This study has 3 main limitations. First, the IFA app was only tested for feasibility and acceptability with a small number of CHVs and caregivers. It is not possible to draw broad conclusions on how other CHVs in Kenya would view the app. Second, the donated devices were a few years old, and the poor battery life experienced may partially be due to this fact. Testing the app using recently purchased mobile phones may improve the user experience. Finally, longitudinal data was not available to support the qualitative findings of improved counseling and subsequent outcomes.

    Conclusion

    Data collection instruments are often designed as a 1-way process. Questions are asked of participants and their answers extracted for aggregation and analysis. We show in this work that the process can be reimagined as a bidirectional engagement. Using the IFA, it was possible to both collect data and provide feedback to participants about the growth and development of their child, resulting in improved CHV-facilitated dialog during home visits.

    Acknowledgments

    We would like to thank the local Ministry of Health, Rarieda DHMT, and the CHEWs of the West Katweng’a sublocation for their support of and commitment to this project. We would also like to acknowledge the important role of the CBOs and CHVs who participated in this study.

    Conflicts of Interest

    None declared.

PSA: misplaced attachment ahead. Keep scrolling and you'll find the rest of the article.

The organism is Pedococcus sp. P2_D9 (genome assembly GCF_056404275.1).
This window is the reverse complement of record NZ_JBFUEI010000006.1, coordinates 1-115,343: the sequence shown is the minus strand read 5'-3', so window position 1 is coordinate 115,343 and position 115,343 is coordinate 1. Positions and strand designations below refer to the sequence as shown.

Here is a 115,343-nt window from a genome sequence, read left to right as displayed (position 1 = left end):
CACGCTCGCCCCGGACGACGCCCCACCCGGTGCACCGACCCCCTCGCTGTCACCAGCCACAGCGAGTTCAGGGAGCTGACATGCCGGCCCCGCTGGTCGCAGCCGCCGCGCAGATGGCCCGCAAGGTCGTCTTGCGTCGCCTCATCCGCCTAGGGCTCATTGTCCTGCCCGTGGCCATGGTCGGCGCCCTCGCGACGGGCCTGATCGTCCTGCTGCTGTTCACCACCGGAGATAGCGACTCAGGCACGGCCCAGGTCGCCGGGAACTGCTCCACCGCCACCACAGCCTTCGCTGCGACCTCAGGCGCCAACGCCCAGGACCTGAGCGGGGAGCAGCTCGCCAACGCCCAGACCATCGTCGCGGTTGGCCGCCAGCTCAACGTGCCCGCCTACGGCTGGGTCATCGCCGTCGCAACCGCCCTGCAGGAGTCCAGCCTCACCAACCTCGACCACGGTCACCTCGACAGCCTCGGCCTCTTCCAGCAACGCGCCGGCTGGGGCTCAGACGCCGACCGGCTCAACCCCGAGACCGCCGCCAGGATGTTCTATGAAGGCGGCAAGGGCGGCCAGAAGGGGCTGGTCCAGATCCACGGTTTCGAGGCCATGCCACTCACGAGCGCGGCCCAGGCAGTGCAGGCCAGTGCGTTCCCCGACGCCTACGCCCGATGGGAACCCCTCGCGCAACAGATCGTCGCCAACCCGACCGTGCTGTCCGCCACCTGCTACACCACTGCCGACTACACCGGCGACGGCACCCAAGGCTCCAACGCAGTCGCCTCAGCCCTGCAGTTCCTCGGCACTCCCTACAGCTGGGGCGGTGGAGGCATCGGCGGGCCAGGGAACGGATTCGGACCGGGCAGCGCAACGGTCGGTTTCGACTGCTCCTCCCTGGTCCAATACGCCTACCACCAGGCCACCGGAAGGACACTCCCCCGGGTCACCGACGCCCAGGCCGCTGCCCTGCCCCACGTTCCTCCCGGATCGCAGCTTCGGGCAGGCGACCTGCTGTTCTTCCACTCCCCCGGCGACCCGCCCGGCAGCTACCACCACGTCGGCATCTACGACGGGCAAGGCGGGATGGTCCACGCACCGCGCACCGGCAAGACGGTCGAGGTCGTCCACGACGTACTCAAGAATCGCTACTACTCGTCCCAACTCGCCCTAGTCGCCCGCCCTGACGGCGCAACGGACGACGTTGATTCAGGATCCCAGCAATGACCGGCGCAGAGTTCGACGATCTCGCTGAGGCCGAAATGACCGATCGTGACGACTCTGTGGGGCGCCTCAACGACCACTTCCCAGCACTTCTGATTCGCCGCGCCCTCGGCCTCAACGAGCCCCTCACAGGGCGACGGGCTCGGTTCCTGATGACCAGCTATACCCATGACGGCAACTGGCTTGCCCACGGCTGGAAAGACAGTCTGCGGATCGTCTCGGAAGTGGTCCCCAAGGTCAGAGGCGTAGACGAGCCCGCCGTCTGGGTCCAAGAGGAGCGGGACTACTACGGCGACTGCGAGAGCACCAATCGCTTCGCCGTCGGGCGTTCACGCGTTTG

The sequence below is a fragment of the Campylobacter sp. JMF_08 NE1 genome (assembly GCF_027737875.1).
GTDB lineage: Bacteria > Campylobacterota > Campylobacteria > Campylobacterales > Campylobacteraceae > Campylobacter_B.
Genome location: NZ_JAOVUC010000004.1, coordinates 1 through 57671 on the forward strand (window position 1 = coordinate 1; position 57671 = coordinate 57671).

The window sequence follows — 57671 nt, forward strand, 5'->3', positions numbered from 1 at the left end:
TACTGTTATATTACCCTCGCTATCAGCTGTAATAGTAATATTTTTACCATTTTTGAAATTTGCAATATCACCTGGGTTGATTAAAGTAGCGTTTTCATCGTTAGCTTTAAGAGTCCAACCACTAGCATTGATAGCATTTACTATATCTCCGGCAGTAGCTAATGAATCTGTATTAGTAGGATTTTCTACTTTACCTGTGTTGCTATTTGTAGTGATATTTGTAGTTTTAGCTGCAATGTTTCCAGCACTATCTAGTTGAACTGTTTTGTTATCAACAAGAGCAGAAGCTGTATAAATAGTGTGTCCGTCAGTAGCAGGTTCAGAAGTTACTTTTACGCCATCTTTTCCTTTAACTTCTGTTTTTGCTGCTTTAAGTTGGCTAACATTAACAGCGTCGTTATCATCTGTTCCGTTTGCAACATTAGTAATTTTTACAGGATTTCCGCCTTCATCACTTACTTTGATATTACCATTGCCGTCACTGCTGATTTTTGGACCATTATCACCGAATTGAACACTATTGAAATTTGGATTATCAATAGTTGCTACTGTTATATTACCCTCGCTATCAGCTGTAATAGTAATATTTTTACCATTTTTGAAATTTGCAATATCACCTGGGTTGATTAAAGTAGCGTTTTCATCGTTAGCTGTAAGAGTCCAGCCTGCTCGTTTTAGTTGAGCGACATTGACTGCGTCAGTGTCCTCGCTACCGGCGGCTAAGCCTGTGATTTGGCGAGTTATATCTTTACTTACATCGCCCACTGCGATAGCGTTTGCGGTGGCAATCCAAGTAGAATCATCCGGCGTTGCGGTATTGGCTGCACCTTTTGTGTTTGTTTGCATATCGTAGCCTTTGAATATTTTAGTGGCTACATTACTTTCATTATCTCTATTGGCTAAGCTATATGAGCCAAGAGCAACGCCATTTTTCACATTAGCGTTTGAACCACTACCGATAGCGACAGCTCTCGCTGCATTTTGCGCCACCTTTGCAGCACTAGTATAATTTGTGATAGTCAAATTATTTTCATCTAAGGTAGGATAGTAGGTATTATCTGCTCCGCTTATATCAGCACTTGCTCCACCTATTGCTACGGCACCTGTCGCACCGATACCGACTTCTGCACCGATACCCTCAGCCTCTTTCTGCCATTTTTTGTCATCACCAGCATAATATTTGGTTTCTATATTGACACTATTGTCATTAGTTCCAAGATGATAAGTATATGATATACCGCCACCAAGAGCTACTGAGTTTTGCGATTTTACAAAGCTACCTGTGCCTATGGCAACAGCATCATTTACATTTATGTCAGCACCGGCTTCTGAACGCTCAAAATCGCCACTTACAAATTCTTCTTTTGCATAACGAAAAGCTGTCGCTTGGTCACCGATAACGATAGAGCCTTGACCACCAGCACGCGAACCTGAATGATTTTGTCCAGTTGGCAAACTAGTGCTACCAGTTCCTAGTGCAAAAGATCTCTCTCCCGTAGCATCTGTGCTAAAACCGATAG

Multimedia Appendix 1

    App Ages and Stages Questions and Feedback.

    PDF File (Adobe PDF File), 551KB

    Multimedia Appendix 2

    Key indicator tool completed by community-health volunteers in the Information for Action app.

    PDF File (Adobe PDF File), 45KB

    References

    1. Shonkoff J, Richter L. The powerful reach of early childhood development: a science-based foundation for sound investment. In: Britto P, Engle P, Super C, editors. Handbook of Early Childhood Development Research and its Impact on Global Policy. 1st Edition. New York: Oxford University Press; 2013:24-34.
    2. Shonkoff J, Richter L, van der Gaag J, Bhutta Z. An integrated scientific framework for child survival and early childhood development. Pediatrics 2012 Feb;129(2):e460-e472. [CrossRef] [Medline]
    3. Rosato M, Laverack G, Grabman L, Tripathy P, Nair N, Mwansambo C. Community participation: lessons for maternal, newborn, and child health. Lancet 2008 Sep;372(9642):962-971 [FREE Full text]